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Re: Why isn't there a "copy" function?

by iburrell (Chaplain)
on Sep 09, 2004 at 23:02 UTC ( [id://389914] : note . print w/replies, xml ) Need Help??

in reply to Why isn't there a "copy" function?

Because Unix does not have a copy function. Doing a file copy requires extra code, which is in File::Copy. This isn't too inconsistent since file moves across filesystems requires similar support, like with File::Copy::move.

A better question is why Unix does not have a copy function to copy files. The operating system can do a better job copying files than user code. It can be much more efficient with network file systems, knows more about file attributes, better optimize IO, and could implement copy-on-write behavior. A copy() that only worked within a filesystem would be similar to rename().

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Re^2: Why isn't there a "copy" function?
by Anonymous Monk on Sep 10, 2004 at 04:18 UTC
    Consideration is currently going into Linux to add sendfile file-to-file semantics, which would be basically equivalent to a copyfile system call. The major problem is that, if you were to copy a 2GiB file, for example, it would freeze the system as the kernel took up all available processing time doing the copy. So, copyfile system calls would tend to expose a local DoS attack, because they happen in a place where execution can't normally be interrupted to allow for multitasking.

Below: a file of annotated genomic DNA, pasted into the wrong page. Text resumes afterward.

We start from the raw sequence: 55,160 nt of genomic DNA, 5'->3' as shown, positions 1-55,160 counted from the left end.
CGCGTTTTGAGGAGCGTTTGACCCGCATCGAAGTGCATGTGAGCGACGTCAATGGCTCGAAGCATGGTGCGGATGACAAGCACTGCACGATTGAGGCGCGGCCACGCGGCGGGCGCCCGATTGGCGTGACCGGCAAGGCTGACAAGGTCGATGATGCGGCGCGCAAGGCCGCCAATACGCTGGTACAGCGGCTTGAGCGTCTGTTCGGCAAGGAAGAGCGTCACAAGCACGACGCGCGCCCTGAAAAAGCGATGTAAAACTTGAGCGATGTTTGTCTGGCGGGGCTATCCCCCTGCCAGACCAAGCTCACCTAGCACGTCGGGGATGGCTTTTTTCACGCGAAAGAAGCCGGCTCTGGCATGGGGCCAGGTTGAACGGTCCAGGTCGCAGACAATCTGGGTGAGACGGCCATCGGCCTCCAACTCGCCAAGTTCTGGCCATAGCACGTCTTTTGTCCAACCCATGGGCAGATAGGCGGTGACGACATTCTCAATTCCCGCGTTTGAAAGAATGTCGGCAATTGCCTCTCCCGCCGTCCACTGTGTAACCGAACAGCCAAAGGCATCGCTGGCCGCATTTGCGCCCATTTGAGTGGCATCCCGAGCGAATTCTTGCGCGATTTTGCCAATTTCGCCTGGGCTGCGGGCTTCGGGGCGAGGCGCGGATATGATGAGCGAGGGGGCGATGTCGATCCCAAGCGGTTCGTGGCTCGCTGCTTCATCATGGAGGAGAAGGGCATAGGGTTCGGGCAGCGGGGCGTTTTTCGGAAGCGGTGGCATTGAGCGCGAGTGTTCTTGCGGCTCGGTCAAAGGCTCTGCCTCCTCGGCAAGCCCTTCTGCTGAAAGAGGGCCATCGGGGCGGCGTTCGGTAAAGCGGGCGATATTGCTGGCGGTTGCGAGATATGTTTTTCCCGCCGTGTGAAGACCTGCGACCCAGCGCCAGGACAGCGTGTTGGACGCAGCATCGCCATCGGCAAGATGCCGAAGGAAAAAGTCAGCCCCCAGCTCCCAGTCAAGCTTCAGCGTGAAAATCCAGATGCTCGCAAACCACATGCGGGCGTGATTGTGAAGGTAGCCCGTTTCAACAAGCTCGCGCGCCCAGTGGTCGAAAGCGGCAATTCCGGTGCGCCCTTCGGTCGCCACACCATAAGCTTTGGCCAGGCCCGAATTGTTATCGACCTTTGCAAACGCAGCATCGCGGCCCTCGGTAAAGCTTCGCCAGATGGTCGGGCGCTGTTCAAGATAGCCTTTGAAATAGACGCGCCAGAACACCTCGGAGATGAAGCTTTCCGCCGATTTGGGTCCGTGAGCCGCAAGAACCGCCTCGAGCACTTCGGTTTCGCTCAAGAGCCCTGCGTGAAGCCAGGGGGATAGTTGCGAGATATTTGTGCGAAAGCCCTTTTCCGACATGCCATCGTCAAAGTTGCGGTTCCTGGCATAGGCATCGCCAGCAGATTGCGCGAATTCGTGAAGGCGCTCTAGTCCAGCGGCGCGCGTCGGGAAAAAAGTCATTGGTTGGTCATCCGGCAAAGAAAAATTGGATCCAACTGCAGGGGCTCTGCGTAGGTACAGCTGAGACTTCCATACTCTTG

Re^2: Why isn't there a "copy" function?
by mce (Curate) on Sep 10, 2004 at 07:11 UTC
    Good point,
    On unix, File::Copy needs to be called when moving a file, but on Windows Win32::FileCopy is more reliable.
    copy-ing a file works best when the direct OS API's are called. (has to do with file permissions etc... ).

    Dr. Mark Ceulemans
    Senior Consultant
    BMC, Belgium
      On unix, File::Copy needs to be called when moving a file,

      If you like to be surprised or use non-flexible API, you'd use File::Copy. If you're smart, you'd use system cp. Things that are easy with system cp and awkward with File::Copy include:

          cp file1 file2 dir
          cp -r dir1 dir2
          cp -p file1 file2
          cp exe1 exe2
      Not to mention that I can stick an 'r' or an 's' in front of it, and copy from one machine to another.
        Unfortunately system(qw(cp ...)) is not portable. That's why there is File::NCopy, which I would like to see in the perl core instead of File::Copy.